Wednesday, January 30, 2013

She's all grown up

So its been a week and a half since the little one's solo orientation and I've only just now recovered to write this post (or I'm just a wee bit lazy). You may recall from my last post that I was feeling rather upset about the prospect of leaving my gorgeous toddler (she's been walking unaided for 6 1/2 months now so I don't think I can call her a baby) alone with strangers (child care professionals (CCP)). And as usual I was right (I think I can say that, now that I've been a full time parent for 8 months, so I am actually always right, and never ever wrong).

Getting together all her bits and pieces like a bottle, a couple of changes of clothes, a hat, shoes and of course the ever attached dummy, made for a frantic morning (I don't believe in preparing the night before, but apparently I do like using lots of brackets in this post), but we arrived more or less when I planned to: 9am.

In my experience childcare centres are pretty much all the same. Friendly, and often bubbly staff, who are all smiles and trying so hard with their tone and body language to reassure you that that your child will be well cared for and that you're not an absolute bastard of an uncaring parent for leaving you're bundle of joy with weirdos (see Editorial note below) who are just a wee bit unnerving, and this childcare centre was no different.

I spoke to the CCP on hand about the littlest one's eating and sleeping habits, and passed on some info about what she liked to do and what her personality was like but then after a prolonged hung and a kiss I handed her over for a cuddle. At about that point I could feel the tears welling in my eyes and a strange feeling of separation, abandonment, distress, and a great sense of wrongness washed over me. It didn't help that the cutest one started to cry, which she does to all strangers. A couple of deep breaths and a quick 'Bye little one, I'll see you later' and I was off, closing the door and wanting so much to lean against it and sob to myself; but I didn't because I'm not that melodramatic.

The little one's room at the childcare centre has a large window which parents have to walk past before leaving the centre, so I stole a glance to see if she was still upset, and this is possibly the worst bit, she had stopped crying! All because she was being shown a caged rabbit in the room, and I could tell she was fascinated. I hate rabbits!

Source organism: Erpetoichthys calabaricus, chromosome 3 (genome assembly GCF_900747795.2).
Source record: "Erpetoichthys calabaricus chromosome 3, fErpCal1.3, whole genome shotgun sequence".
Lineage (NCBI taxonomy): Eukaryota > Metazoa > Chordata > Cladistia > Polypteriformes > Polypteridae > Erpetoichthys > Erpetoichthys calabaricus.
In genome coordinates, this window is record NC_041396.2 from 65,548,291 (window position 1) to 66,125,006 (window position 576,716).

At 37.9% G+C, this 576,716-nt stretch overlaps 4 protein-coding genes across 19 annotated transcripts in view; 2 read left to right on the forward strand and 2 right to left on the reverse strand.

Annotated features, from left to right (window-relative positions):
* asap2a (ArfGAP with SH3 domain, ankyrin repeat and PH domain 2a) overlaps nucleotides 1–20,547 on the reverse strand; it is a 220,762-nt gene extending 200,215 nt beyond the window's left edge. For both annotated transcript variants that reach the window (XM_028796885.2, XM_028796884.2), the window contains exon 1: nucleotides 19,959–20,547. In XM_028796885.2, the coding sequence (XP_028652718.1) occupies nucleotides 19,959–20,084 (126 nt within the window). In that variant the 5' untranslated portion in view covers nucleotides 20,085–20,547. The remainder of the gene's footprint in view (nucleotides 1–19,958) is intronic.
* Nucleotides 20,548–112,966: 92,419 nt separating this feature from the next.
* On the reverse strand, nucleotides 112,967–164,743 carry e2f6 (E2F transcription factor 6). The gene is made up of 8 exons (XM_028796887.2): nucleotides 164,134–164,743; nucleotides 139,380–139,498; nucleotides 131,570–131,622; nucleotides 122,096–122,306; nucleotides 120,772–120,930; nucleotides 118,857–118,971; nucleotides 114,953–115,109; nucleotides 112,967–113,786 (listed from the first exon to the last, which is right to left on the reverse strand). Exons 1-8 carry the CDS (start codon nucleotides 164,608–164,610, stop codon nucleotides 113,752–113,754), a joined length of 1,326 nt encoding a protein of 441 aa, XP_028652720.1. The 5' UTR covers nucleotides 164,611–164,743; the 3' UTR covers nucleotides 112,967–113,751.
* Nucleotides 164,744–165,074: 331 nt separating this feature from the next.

Careful planning got me through that first day: I took the kids to a 9:45am movie at the cinema, so was completely distracted by that to think about how the little one was going, and afterwards, a little bit of shopping before picking up the cutest one at the end of her first half day. My one hope was that she would have cried the whole time she was at child care. At least that way I knew she would have missed me. Yes I know its completely selfish, and obviously a horrid experience for her, but I needed to feel good about myself! OK, so its not entirely true. I wanted her to be happy, to have a quick acclimatisation, but IF she had been upset the whole time, well, I wouldn't have been unhappy. 

So there I was, hand trembling on the door knob to her room, part of me wishing she had a great time the other part wishing she didn't. I turned the door knob. I peered in. I couldn't see her. What had they done to her!?!?! But as I stepped into the room I saw her, and more importantly, she saw me. She had been happily playing with a doll, but as soon as she saw me she dropped both the doll and her bottom lip and started wailing as she staggered toward me. SHE MISSED ME! Or hated me immensely for leaving her in the first place. I'll go with the former.

That first hug after leaving her in the care of strangers was priceless. It filled me with a joy and warmth and overall relief. She survived. She could do it, she actually enjoyed it. And wow, even I survived too. Surprises all round.

A week and a half later the good news: she still enjoys it. The bad news: I don't see her all the time and I miss her. Yep that's it.  OK so there is some sadness, everytime I drop her off, especially because she cries when handed over for a cuddle to one of the CCP but really, thankfully, the other two kids have kept me busy enough (thank god for school holidays) not to dwell on the cutest one too much.

EDITORIAL NOTE: Childcare workers are not weirdos, well most of them aren't, they're actually really lovely and do an amazing job looking after your kids. But for the sake of my own amusement, it served the post better to paint them as villains.